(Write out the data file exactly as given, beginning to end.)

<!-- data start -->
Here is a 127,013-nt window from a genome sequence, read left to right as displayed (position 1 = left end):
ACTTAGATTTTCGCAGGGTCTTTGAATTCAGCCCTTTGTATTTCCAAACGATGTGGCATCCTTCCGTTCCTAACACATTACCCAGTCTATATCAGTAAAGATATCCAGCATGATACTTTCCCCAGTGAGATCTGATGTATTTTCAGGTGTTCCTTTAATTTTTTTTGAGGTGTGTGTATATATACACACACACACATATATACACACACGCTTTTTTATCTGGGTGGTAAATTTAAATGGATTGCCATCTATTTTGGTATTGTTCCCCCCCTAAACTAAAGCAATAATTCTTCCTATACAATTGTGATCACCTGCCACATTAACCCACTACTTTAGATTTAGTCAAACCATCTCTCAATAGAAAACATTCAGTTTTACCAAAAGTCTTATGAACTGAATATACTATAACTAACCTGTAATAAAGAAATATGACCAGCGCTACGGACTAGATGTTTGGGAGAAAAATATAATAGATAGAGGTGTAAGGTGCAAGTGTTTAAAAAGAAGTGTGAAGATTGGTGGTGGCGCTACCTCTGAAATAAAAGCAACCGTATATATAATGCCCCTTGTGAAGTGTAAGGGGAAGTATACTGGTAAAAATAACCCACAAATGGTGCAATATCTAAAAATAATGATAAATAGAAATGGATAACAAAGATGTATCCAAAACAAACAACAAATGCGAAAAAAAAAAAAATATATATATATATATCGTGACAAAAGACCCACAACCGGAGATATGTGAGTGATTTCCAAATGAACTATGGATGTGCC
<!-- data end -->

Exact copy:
Here is a 127,013-nt window from a genome sequence, read left to right as displayed (position 1 = left end):
ACTTAGATTTTCGCAGGGTCTTTGAATTCAGCCCTTTGTATTTCCAAACGATGTGGCATCCTTCCGTTCCTAACACATTACCCAGTCTATATCAGTAAAGATATCCAGCATGATACTTTCCCCAGTGAGATCTGATGTATTTTCAGGTGTTCCTTTAATTTTTTTTGAGGTGTGTGTATATATACACACACACACATATATACACACACGCTTTTTTATCTGGGTGGTAAATTTAAATGGATTGCCATCTATTTTGGTATTGTTCCCCCCCTAAACTAAAGCAATAATTCTTCCTATACAATTGTGATCACCTGCCACATTAACCCACTACTTTAGATTTAGTCAAACCATCTCTCAATAGAAAACATTCAGTTTTACCAAAAGTCTTATGAACTGAATATACTATAACTAACCTGTAATAAAGAAATATGACCAGCGCTACGGACTAGATGTTTGGGAGAAAAATATAATAGATAGAGGTGTAAGGTGCAAGTGTTTAAAAAGAAGTGTGAAGATTGGTGGTGGCGCTACCTCTGAAATAAAAGCAACCGTATATATAATGCCCCTTGTGAAGTGTAAGGGGAAGTATACTGGTAAAAATAACCCACAAATGGTGCAATATCTAAAAATAATGATAAATAGAAATGGATAACAAAGATGTATCCAAAACAAACAACAAATGCGAAAAAAAAAAAAATATATATATATATATCGTGACAAAAGACCCACAACCGGAGATATGTGAGTGATTTCCAAATGAACTATGGATGTGCC